- Experiencing bloating
What test does a doctor prescribe for Hyperkalemia and/or Hypokalemia?
- A doctor will order a potassium blood test to detect the amount of Potassium in body
- Besides, ECG/EKG can also be opted to determine heart beat patterns
- A kidney function test is also vital for potassium testing and vice versa. Kidneys play an important role in maintaining a sound balance of potassium within body. Therefore, abrupt potassium levels call for kidney function test and disturbed renal functions call for potassium tests.
- Diabetes also governs potassium levels in body. Therefore, testing for diabetes while experiencing potassium disorder symptoms is also beneficial.
- Finally, discussing symptoms with your doctor, accurately, is vital to facilitate early diagnosis and treatment
Where can I go for Potassium tests?
Potassium tests are available with multiple diagnostic centers across various cities in India. To know the best, affordable as well as nearest diagnostic center according to your location, you may visit here.
What are the treatment options for Hyperkalemia?
Hyperkalemia can be easily treated with medicines and dietary changes. Following are few of the steps you can opt for:
- Exclude edibles that are rich in potassium. However, make sure that you are discussing it with your doctor before eliminating any vital food item from diet.
- Medicines may be prescribed that reduce potassium levels. Again, there are some other pharmaceutical drugs that increase levels of potassium. Therefore, discussing the same with your doctor and then deciding the steps to be followed is essential.
- Administering sodium bicarbonate
- Diurectics to increase kidney excretion and thus eliminating potassium from body
- Dialysis to improve renal functions that obstruct potassium balance in body. However, this is opted only when situations are severe and cannot be controlled by other methods.
- Extreme cases may call for intravenous therapy that triggers cell movement for external cell space to inside of cells.
What are the treatment options for Hypokalemia?
Treating Hypokalemia is quite easy; as it involves inclusion of potassium rich food in your diet and certain potassium supplements. However, always make sure that you are taking supplements only after discussing with doctors. Prolonged use of potassium can have other side effects. To name one is Hyperkalemia.
Angiotensin converting enzyme inhibitors can be taken under doctor's advice. These help in reducing renal excretion of potassium. However, this can again lead to excess potassium in body and therefore continuous monitoring with doctor is essential.
Is surgical treatment important for Hypokalemia?
Not under general conditions. Surgical interventions are needed only when there is a major cause behind loss of potassium from body and medication fails to deliver required solutions.
Renal disorders or intestinal obstructions leading to excess vomiting and diarrhea are the common reasons that call for surgical treatment.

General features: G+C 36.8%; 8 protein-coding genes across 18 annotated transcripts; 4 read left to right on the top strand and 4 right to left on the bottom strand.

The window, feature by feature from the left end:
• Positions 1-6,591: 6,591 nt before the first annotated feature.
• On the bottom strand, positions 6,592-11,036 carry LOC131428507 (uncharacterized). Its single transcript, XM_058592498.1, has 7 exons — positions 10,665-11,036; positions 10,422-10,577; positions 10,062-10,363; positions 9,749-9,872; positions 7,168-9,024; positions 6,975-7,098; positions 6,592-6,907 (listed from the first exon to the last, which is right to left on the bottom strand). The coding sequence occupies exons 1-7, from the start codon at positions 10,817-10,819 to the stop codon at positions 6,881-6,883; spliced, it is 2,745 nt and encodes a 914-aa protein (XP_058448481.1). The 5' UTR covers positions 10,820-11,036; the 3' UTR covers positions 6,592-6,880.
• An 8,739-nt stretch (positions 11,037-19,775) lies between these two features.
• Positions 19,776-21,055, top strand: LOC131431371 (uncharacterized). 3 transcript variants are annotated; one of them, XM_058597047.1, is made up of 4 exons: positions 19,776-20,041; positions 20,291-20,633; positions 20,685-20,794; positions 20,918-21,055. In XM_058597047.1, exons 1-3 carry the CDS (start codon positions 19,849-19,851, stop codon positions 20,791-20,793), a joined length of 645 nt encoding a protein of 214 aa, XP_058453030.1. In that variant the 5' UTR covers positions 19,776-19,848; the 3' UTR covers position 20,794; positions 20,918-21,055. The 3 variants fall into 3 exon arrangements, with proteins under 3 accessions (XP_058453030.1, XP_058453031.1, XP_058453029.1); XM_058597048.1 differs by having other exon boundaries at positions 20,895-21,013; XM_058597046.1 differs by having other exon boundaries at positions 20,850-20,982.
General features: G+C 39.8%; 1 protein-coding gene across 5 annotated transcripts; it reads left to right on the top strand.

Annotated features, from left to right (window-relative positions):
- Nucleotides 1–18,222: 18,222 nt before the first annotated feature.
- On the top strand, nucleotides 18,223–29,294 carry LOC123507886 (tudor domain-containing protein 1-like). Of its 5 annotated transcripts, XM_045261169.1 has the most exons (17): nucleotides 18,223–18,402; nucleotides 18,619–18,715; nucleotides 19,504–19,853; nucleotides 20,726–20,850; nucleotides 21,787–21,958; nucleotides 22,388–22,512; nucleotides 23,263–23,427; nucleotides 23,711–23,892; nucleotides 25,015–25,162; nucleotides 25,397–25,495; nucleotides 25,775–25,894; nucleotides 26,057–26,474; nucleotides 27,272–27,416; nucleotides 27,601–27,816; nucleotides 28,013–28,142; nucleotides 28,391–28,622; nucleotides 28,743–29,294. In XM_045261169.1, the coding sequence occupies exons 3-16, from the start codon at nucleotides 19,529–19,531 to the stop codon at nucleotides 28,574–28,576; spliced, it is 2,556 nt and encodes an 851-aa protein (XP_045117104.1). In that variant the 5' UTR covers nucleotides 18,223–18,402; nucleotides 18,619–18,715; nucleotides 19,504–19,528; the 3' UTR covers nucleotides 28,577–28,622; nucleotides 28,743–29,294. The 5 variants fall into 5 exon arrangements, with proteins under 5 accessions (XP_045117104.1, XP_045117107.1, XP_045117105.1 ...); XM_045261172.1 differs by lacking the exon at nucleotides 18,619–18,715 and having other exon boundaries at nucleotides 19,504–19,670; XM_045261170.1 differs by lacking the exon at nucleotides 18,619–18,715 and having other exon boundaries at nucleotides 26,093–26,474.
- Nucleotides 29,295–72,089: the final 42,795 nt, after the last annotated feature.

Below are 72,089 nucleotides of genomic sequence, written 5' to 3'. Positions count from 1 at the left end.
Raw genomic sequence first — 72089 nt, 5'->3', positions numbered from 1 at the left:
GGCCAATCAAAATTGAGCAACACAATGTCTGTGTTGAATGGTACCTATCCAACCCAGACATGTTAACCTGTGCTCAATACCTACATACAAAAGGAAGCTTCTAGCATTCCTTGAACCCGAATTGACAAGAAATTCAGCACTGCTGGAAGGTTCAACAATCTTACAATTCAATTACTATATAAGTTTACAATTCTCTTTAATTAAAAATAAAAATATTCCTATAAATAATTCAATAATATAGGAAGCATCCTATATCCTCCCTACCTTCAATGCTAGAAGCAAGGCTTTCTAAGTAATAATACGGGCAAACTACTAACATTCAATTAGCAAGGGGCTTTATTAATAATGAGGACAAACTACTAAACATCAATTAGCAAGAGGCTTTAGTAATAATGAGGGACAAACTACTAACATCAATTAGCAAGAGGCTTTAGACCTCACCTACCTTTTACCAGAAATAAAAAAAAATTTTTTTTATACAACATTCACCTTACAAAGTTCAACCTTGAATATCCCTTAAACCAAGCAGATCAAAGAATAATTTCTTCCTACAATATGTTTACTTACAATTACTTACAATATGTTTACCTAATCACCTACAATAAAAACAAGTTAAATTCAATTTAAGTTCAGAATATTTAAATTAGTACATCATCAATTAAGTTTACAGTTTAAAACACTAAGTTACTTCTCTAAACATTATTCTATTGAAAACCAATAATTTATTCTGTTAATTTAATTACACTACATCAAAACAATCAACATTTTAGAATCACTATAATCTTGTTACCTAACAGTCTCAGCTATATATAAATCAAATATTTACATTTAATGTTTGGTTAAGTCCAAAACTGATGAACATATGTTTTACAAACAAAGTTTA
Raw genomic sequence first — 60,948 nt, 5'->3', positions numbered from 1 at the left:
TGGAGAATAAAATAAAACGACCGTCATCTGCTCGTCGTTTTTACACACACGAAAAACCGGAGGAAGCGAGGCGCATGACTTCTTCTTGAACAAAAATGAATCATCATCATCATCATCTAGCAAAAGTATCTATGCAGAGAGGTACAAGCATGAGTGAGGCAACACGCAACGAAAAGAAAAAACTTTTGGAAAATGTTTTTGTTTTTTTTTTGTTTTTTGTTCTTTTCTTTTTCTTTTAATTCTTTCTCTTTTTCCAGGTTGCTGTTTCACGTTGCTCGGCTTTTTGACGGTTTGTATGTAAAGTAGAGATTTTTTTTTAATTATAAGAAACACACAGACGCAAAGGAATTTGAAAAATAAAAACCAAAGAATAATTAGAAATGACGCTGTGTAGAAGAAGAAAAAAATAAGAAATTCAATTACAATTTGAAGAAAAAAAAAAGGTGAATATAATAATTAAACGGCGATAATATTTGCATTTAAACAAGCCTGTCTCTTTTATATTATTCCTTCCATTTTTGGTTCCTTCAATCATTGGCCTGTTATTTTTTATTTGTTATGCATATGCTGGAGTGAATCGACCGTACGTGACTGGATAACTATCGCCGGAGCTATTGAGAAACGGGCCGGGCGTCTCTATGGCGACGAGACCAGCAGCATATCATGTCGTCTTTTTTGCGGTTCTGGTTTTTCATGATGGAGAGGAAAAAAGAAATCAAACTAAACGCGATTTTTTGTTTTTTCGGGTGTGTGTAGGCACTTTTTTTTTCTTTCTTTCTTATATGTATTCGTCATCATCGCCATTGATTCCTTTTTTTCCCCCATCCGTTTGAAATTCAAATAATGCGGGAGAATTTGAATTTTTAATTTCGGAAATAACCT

What is Hypopotassemia?
Hypopotassemia is nothing but an alternative name for Hypokalemia. Causes and treatments remain the same as discussed above.
Are potassium disorders fatal?
No. potassium disorders (Hyperkalemia/Hypokalemia) are not life threatening. Diagnosing and treatments are available easily. However, if individuals are neglecting early symptoms, and are not opting for diagnostic procedures, low or high potassium levels can lead to other serious health disorders and may even get fatal. Out of the two, Hyperkalemia is a more serious health concern.
How are atrial flutter and Hyperkalemia related?
As mentioned, Hyperkalemia is a relatively more severe condition as compared to low potassium levels. It is because, excess potassium in body may lead to an emergency condition known as Atrial flutter.
Atrial or heart flutter is a condition of arrhythmia where the upper part of organ beats faster than lower chambers of heart. This condition where the heart has a severe abnormal heart rate may prove fatal; if proper and accurate remedial measures are not taken immediately.
What to do if you encounter someone with atrial flutter?
A person complaining of severe chest pain or difficult breathing with disturbed heart rates, needs to be rushed immediately to a nearby hospital. Make sure that if you are taking care of the person, you keep him/her extremely relaxed and free from any mental stress and anxiety.
Atrial flutter can even be caused by other health disorders. Therefore, opting for regular cardiac check ups is very essential to avoid sudden occurrence of emergency situations.
Who remains at high risk of Potassium disorders?
- People who do not follow wholesome diet
- People who take up potassium supplements without doctor's advice
- People suffering from renal disorders
- People suffering from diabetes
- People who are taking medicines or drugs that either reduce/increase potassium levels
- Already existing cardiac problems